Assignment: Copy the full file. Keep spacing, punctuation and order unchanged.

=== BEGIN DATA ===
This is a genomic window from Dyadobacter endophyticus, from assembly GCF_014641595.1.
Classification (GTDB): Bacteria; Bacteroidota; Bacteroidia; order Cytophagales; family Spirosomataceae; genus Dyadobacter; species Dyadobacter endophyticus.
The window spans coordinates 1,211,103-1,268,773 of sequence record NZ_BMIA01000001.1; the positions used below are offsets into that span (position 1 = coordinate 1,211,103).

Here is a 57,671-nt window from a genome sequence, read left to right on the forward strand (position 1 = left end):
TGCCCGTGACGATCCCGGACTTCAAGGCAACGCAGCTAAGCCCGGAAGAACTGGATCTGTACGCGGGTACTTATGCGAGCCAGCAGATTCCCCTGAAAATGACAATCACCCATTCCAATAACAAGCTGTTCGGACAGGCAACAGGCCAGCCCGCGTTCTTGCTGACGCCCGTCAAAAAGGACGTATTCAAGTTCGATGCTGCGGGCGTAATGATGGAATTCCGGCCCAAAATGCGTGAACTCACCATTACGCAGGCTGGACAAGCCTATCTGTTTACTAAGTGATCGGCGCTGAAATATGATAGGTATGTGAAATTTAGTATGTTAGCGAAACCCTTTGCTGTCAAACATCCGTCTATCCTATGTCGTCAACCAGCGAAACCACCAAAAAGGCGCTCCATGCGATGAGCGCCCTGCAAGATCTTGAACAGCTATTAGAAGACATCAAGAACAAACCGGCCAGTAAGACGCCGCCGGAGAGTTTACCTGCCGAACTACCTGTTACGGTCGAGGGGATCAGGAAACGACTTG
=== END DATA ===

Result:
This is a genomic window from Dyadobacter endophyticus, from assembly GCF_014641595.1.
Classification (GTDB): Bacteria; Bacteroidota; Bacteroidia; order Cytophagales; family Spirosomataceae; genus Dyadobacter; species Dyadobacter endophyticus.
The window spans coordinates 1,211,103-1,268,773 of sequence record NZ_BMIA01000001.1; the positions used below are offsets into that span (position 1 = coordinate 1,211,103).

Here is a 57,671-nt window from a genome sequence, read left to right on the forward strand (position 1 = left end):
TGCCCGTGACGATCCCGGACTTCAAGGCAACGCAGCTAAGCCCGGAAGAACTGGATCTGTACGCGGGTACTTATGCGAGCCAGCAGATTCCCCTGAAAATGACAATCACCCATTCCAATAACAAGCTGTTCGGACAGGCAACAGGCCAGCCCGCGTTCTTGCTGACGCCCGTCAAAAAGGACGTATTCAAGTTCGATGCTGCGGGCGTAATGATGGAATTCCGGCCCAAAATGCGTGAACTCACCATTACGCAGGCTGGACAAGCCTATCTGTTTACTAAGTGATCGGCGCTGAAATATGATAGGTATGTGAAATTTAGTATGTTAGCGAAACCCTTTGCTGTCAAACATCCGTCTATCCTATGTCGTCAACCAGCGAAACCACCAAAAAGGCGCTCCATGCGATGAGCGCCCTGCAAGATCTTGAACAGCTATTAGAAGACATCAAGAACAAACCGGCCAGTAAGACGCCGCCGGAGAGTTTACCTGCCGAACTACCTGTTACGGTCGAGGGGATCAGGAAACGACTTG